Take a fresh look at your lifestyle.

TecHRseries Interview with Omer Molad, Co-founder and CEO at Vervoe

Omer Molad, Co-founder and CEO of Vervoe, an intelligent hiring platform that uncovers hidden talent through real-world tests joins us in this TecHRseries Interview to talk about his HR Tech predictions for the year while also sharing some interesting interview best practices.

Here are the snippets:

_______

Tell us a little about yourself Omer, what inspired your journey into HR/HRTech? Can you share some of your biggest startup learnings and experiences with us?

I grew up in Tel Aviv, but also spent part of my childhood in Melbourne. I completed high school in Israel and then spent some time in the military. Israel is a massive entrepreneurship and tech hub, and I spent a couple of years working in startups there.

I then moved to Melbourne and began applying for tech jobs, but found I couldn’t even get an interview. I realised that no one valued the experience I had in multiple startups, or experience as an officer in the military. Once I had a law and commerce degree from Melbourne University, however, I was deemed more “credible”.

Shortly after, as a hiring manager, I noticed that many people with ‘credible’ résumés couldn’t actually apply their skills in different environments in the way that was needed. It became obvious that there’s a massive disconnect between the way people were telegraphing their skills and what they were actually capable of performing.

Read More: TecHR Interview with Dan Adika, CEO and Co-Founder of WalkMe

I spoke with my friend, and now co-founder, David who had previously worked in Silicon Valley, and he had found the same thing — that you couldn’t differentiate between the skills of the people who had gone to Stanford or were self-taught.

We loved the concept of job auditions to identify skills. Now, job auditions or work samples is not an innovation in and of itself; there are many forms of “in the room” or offline testing. Our innovation is doing it at scale, using technology to create assessments that test everyone in parallel, based on job-related skills they needed to perform.

If I reflect on some early mistakes, there are two that stand out. At the beginning, we were really focussed on, and invested too much on, making something automated, scalable and repeatable. We tried doing things like implementing Intercom and trying to make every system we had repeatable. What we probably should have done instead is some of the things that aren’t repeatable. We should have been just going to talk to 100 people and get one customer at a time. That’s ultimately what we did, but that was a result of learning.

We also weren’t great at explaining the value of what we do in the beginning. It took us a while to get that right. We sent out the wrong message and people would be confused. The result is that we’d attract the wrong people, or we’d attract the right people but then they’d be confused or disappointed in the product. We’ve got a better handle on that now.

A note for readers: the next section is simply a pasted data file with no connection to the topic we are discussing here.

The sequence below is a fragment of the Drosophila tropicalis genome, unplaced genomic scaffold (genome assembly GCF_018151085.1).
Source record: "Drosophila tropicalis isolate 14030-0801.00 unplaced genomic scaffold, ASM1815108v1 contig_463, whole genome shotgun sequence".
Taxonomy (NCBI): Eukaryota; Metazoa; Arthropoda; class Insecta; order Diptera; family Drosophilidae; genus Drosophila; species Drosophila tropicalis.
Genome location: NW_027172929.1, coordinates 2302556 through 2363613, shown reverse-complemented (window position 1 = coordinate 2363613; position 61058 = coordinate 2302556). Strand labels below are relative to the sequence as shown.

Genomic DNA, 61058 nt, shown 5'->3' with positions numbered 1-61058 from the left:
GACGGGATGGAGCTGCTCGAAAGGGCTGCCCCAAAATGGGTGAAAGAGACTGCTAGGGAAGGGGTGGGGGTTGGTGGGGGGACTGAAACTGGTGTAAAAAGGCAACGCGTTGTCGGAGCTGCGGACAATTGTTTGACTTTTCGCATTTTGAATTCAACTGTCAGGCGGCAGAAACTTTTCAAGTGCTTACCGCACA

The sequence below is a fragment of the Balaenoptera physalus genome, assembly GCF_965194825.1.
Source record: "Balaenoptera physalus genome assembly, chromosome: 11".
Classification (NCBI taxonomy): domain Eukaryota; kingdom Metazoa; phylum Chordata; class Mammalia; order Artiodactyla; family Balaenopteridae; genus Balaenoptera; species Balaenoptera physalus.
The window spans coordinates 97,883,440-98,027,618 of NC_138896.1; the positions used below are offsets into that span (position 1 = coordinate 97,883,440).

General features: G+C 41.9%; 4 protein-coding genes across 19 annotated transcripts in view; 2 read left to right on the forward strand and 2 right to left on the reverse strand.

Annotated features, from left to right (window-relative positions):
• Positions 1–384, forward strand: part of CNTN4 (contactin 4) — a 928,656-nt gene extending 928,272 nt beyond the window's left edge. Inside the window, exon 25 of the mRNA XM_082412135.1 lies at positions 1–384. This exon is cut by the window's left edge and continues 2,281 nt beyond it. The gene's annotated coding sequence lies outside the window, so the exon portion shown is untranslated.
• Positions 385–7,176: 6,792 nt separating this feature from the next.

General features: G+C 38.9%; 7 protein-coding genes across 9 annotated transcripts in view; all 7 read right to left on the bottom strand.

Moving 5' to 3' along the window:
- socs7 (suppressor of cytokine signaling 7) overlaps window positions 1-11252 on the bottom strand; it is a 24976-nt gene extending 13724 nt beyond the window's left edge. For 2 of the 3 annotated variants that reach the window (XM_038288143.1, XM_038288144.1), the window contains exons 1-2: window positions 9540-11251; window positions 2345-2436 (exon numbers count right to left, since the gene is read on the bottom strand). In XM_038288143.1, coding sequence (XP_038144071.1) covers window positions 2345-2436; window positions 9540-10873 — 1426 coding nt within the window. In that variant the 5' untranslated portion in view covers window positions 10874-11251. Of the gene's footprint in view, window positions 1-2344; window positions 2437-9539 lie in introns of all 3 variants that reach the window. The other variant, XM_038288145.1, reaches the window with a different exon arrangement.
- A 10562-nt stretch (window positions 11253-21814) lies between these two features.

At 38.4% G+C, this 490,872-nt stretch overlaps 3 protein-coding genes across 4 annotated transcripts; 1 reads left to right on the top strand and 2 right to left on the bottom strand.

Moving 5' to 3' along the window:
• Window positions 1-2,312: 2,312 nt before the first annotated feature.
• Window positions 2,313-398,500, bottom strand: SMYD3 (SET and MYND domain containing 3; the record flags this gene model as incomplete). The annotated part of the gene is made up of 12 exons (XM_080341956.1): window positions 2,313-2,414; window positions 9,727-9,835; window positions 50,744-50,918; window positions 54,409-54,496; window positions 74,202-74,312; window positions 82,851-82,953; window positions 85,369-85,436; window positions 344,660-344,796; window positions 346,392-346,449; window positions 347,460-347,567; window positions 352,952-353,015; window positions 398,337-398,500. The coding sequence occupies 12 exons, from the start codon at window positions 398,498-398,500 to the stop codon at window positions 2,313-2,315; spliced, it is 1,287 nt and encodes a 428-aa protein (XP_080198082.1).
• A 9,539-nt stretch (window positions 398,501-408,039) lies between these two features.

Specific to the B2B/Tech marketplace, what top best practices can you share when it comes to designing better interview processes across roles and functions?

First, let’s get one thing out of the way. Traditional interviews don’t actually predict performance. Rather, the best way to predict performance is to test job-related skills in context. And this should be done across all roles and all functions.

Traditional hiring is like a funnel. It starts with a large group of candidates we know little about, and ends with one person we hope to know a lot about. We pour candidates in and, as the funnel gets narrower, less candidates can fit in. This is necessary because there is simply not enough time to interview every applicant for every job. Nobody wants to do that.

What if, instead of applying for jobs in a traditional way, candidates perform tasks that are relevant to the job they’ve applied for. That way, hiring managers and recruiters can see whether candidates can do the job before they get the job. That’s what we’ve created with Vervoe.

Market leaders are quickly realising this is giving them an advantage in hiring. Companies like Walmart and Australia Post are using this same method to outperform their competition by being pioneers in high volume recruitment.

Nevertheless, there is a place for interviews in the hiring process. Interviews are a useful tool to build rapport, and even start a relationship, with candidates after their skills have been validated. They can, and should, also be used to answer unanswered questions from the hiring process.

In today’s evolving HR and HR Tech space, what according to you are some of the top skills HR leaders should have more of?

The skills and competencies for success in every role are changing rapidly. Yet so often we see a lack of understanding, or friction between hiring managers and talent to understand and hire for existing and emerging skills.

The issue is recruiters will never truly understand roles the way that hiring managers do. The skills that talent leaders really need to focus on are the ones that belong to recruiters. The need to be good at marketing to candidates. They need to create and deliver the value of a role or a company. They need to implement robust processes that engage and motivate candidates.

It’s the role of recruiters to deliver from that process the best selection of people for the job to that hiring manager. To do this effectively, they need to assess candidates based on performance against the actual tasks that are required for the role.